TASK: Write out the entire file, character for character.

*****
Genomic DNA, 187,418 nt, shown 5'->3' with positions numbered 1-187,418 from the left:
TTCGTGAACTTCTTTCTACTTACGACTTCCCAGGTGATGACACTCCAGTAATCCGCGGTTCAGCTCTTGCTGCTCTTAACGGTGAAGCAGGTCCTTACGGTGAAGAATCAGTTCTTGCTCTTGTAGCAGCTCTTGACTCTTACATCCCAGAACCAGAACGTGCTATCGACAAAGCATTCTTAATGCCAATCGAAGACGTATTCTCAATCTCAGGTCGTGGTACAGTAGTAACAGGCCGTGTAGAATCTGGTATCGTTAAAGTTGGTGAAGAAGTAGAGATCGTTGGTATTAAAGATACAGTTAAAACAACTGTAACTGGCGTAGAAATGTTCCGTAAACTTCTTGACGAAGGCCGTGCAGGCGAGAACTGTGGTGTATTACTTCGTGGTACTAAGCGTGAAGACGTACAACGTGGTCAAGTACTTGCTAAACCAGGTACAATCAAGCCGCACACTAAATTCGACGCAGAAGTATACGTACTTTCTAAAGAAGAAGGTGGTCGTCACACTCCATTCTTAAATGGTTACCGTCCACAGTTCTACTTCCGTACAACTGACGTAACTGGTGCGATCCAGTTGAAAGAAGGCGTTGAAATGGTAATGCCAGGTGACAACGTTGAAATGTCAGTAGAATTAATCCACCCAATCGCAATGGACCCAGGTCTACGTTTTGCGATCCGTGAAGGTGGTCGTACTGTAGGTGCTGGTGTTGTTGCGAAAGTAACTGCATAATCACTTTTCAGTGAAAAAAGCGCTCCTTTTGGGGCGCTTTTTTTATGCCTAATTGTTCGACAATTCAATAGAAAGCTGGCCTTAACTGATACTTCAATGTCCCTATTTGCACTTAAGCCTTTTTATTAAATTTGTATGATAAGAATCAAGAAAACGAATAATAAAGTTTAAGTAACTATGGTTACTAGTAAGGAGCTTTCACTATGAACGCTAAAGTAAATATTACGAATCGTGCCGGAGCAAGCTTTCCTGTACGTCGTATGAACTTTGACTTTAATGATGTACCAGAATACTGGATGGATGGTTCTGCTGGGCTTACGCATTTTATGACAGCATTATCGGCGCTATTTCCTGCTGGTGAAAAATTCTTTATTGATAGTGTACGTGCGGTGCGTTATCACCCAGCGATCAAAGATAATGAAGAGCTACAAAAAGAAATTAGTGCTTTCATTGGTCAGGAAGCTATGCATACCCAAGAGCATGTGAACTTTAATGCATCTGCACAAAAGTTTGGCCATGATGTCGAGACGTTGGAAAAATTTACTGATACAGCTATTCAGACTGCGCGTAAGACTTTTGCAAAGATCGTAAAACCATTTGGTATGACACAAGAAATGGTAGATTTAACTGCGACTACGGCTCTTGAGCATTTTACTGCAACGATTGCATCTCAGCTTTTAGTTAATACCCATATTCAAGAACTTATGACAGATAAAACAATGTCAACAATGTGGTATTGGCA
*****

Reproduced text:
Genomic DNA, 187,418 nt, shown 5'->3' with positions numbered 1-187,418 from the left:
TTCGTGAACTTCTTTCTACTTACGACTTCCCAGGTGATGACACTCCAGTAATCCGCGGTTCAGCTCTTGCTGCTCTTAACGGTGAAGCAGGTCCTTACGGTGAAGAATCAGTTCTTGCTCTTGTAGCAGCTCTTGACTCTTACATCCCAGAACCAGAACGTGCTATCGACAAAGCATTCTTAATGCCAATCGAAGACGTATTCTCAATCTCAGGTCGTGGTACAGTAGTAACAGGCCGTGTAGAATCTGGTATCGTTAAAGTTGGTGAAGAAGTAGAGATCGTTGGTATTAAAGATACAGTTAAAACAACTGTAACTGGCGTAGAAATGTTCCGTAAACTTCTTGACGAAGGCCGTGCAGGCGAGAACTGTGGTGTATTACTTCGTGGTACTAAGCGTGAAGACGTACAACGTGGTCAAGTACTTGCTAAACCAGGTACAATCAAGCCGCACACTAAATTCGACGCAGAAGTATACGTACTTTCTAAAGAAGAAGGTGGTCGTCACACTCCATTCTTAAATGGTTACCGTCCACAGTTCTACTTCCGTACAACTGACGTAACTGGTGCGATCCAGTTGAAAGAAGGCGTTGAAATGGTAATGCCAGGTGACAACGTTGAAATGTCAGTAGAATTAATCCACCCAATCGCAATGGACCCAGGTCTACGTTTTGCGATCCGTGAAGGTGGTCGTACTGTAGGTGCTGGTGTTGTTGCGAAAGTAACTGCATAATCACTTTTCAGTGAAAAAAGCGCTCCTTTTGGGGCGCTTTTTTTATGCCTAATTGTTCGACAATTCAATAGAAAGCTGGCCTTAACTGATACTTCAATGTCCCTATTTGCACTTAAGCCTTTTTATTAAATTTGTATGATAAGAATCAAGAAAACGAATAATAAAGTTTAAGTAACTATGGTTACTAGTAAGGAGCTTTCACTATGAACGCTAAAGTAAATATTACGAATCGTGCCGGAGCAAGCTTTCCTGTACGTCGTATGAACTTTGACTTTAATGATGTACCAGAATACTGGATGGATGGTTCTGCTGGGCTTACGCATTTTATGACAGCATTATCGGCGCTATTTCCTGCTGGTGAAAAATTCTTTATTGATAGTGTACGTGCGGTGCGTTATCACCCAGCGATCAAAGATAATGAAGAGCTACAAAAAGAAATTAGTGCTTTCATTGGTCAGGAAGCTATGCATACCCAAGAGCATGTGAACTTTAATGCATCTGCACAAAAGTTTGGCCATGATGTCGAGACGTTGGAAAAATTTACTGATACAGCTATTCAGACTGCGCGTAAGACTTTTGCAAAGATCGTAAAACCATTTGGTATGACACAAGAAATGGTAGATTTAACTGCGACTACGGCTCTTGAGCATTTTACTGCAACGATTGCATCTCAGCTTTTAGTTAATACCCATATTCAAGAACTTATGACAGATAAAACAATGTCAACAATGTGGTATTGGCA